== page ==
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Diamonds lose some of their lustre

Posted: Thu, 04 Sep 2008

[miningmx.com] -- SHARES in junior diamond producers have taken a further pounding in recent weeks as investors have become more jittery about the impact of a prolonged recession in the US.

The country is by far the world’s largest market for retail diamond jewellery, accounting for about 50% of annual consumption.

While diamond mining company shares have been under pressure for most of the year, rough diamond prices have been firm. De Beers has pushed through a series of price increases, amounting in total to about 16%.

That is changing according to Des Kilalea, an analyst with RBC Capital Markets, and Ori Temkin, CEO of diamond group Steinmetz.

Addressing a presentation to investors in Johannesburg on Thursday by Rockwell Diamonds, Temkin said rough diamond prices had started coming off over the last six weeks and were about 10% down on average.

He commented that there had been a “sharp decline in speculative dealing in the larger, more valuable rough gems between diamond traders themselves”.

Rockwell diamond marketing manager Jeffrey Brenner said: “The last quarter has not been a great one for diamond sales. Diamonds are a luxury product and we are not recession-proof.”

The pull-back in rough diamond prices and the collapse of diamond mining company shares have taken place despite the fact that medium-term conditions for the business look good.

In a recent research report, Kilalea said: “While the near term for diamond prices appears uncertain, a shortage of gem-quality diamonds is expected to develop over the next three to five years as new production is not forecast to keep up with growing demand.

“The emergence of China and India as new markets for diamond jewellery will aggravate this shortage, and is expected to lead to higher prices for rough diamonds.”

But Kilalea reckoned the next 12 months would see weaker diamond prices because of the damage to consumer disposable income and confidence.

He said: “This could even impact prices of better quality diamonds which, most industry commentators say, are less vulnerable to economic hardship because of buying from consumers and investors in, among others, oil-producing nations.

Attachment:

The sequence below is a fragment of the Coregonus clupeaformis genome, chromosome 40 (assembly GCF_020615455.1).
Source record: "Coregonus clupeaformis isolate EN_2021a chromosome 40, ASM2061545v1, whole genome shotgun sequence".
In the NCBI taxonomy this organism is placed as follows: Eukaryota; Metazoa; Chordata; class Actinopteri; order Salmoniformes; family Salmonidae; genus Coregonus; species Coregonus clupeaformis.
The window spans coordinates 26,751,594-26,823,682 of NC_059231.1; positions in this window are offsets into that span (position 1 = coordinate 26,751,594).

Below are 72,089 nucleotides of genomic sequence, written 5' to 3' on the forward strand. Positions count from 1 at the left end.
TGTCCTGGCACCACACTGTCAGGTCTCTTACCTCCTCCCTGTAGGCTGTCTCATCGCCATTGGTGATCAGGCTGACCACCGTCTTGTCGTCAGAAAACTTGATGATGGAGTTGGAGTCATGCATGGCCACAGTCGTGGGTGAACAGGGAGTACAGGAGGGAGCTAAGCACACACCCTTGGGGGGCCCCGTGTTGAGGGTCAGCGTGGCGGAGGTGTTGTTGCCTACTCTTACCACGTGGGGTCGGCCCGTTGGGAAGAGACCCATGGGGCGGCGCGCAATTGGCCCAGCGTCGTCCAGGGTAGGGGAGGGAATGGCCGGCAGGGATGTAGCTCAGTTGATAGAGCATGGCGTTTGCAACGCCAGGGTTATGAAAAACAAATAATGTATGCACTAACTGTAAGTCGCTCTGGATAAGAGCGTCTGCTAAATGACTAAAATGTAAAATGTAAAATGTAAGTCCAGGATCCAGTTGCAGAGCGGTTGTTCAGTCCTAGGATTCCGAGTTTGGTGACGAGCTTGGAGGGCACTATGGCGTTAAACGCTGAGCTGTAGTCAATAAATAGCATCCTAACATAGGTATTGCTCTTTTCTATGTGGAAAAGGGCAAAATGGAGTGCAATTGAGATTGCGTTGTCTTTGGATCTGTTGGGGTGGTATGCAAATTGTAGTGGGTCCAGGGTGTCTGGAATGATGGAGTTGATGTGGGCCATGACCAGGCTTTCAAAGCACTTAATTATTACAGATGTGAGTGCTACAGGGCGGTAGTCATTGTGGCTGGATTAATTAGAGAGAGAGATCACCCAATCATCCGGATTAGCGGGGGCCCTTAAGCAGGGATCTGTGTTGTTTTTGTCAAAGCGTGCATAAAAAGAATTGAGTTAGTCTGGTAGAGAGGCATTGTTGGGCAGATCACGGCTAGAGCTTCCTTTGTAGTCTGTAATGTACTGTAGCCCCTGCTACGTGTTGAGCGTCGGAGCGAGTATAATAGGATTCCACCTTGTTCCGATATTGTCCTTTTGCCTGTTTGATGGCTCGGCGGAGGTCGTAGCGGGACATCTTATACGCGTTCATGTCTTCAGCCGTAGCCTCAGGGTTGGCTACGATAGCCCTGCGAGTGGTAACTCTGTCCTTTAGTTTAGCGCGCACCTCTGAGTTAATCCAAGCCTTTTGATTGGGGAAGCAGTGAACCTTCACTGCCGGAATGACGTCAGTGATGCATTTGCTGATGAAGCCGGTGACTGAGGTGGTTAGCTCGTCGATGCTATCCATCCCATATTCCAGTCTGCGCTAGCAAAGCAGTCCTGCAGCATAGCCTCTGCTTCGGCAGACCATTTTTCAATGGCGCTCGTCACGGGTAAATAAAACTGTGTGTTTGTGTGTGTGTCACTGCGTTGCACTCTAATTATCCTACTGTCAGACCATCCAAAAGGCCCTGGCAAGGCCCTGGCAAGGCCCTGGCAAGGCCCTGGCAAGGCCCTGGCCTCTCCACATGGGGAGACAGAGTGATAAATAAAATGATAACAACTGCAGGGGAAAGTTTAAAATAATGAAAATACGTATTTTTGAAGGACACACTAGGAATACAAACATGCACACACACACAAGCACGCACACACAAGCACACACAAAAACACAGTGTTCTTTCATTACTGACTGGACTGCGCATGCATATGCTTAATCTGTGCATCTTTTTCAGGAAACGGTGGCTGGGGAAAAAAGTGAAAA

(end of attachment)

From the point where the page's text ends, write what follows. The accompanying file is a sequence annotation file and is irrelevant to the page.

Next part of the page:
“The last time prices of quality diamonds were knocked back was in 1980-1985, when inflationary expectations fuelled a price bubble which burst.”

According to Temkin, high-quality diamond prices are already affected with buyers in the US holding off from purchases, even though they could afford them.

Turning to the listed diamond companies, Kilalea reckoned share prices were discounting falls in diamond prices of between 20% and 30%.

One of the worst-affected companies has been Rockwell, which dropped 67% this year to a 12-month low of C$0.16 but has recovered slightly to around C$0.175.

The best performer has been Clifford Elphick’s Gem Diamonds, but even Gem has taken punishment since publication of its interim results last week.

These disappointed the market and some 10% has been knocked off the Gem share price since the results came out.

Kilalea said: “While difficult trading conditions still lie ahead, the fall in share prices is creating some deep value opportunities, primarily in companies which have growing production and no need to source capital in risk-averse markets.”

Kilalea’s two top picks are Gem and Petra Diamonds.

“While Gem avoided most of the carnage in the sector, Petra has been hit by sales from investment funds facing redemptions.

“This has driven Petra’s price to a two-year low, from where we believe it offers good value.

“Gem offers the prospect of increased production from three mines and a new mine in Botswana within five years,” he said.

But he stressed that catalysts for a general upward re-rating of diamond shares were “not obvious”, so the only factors which would drive share prices higher were company-specific news and further industry consolidation.

James Allan, partner in corporate mining finance firm Allan Hochreiter, said: “Diamond companies have to deliver and perform, otherwise the share prices come off because the market gets bored with the story.”

Rockwell’s production in the September quarter was badly affected by a five-week strike which has now been settled.

Kilalea’s assessment on Rockwell was that production loss would likely result in the company reporting a negative cashflow for its financial year.

He said: “The resolution of the strike should enable the company to move back towards budgeted production levels and positive cash flow.

“But the likely higher base from which costs will start in South Africa is of major concern, given that alluvial producers rely on keeping tight control on costs to maintain a healthy margin in low-grade deposits.”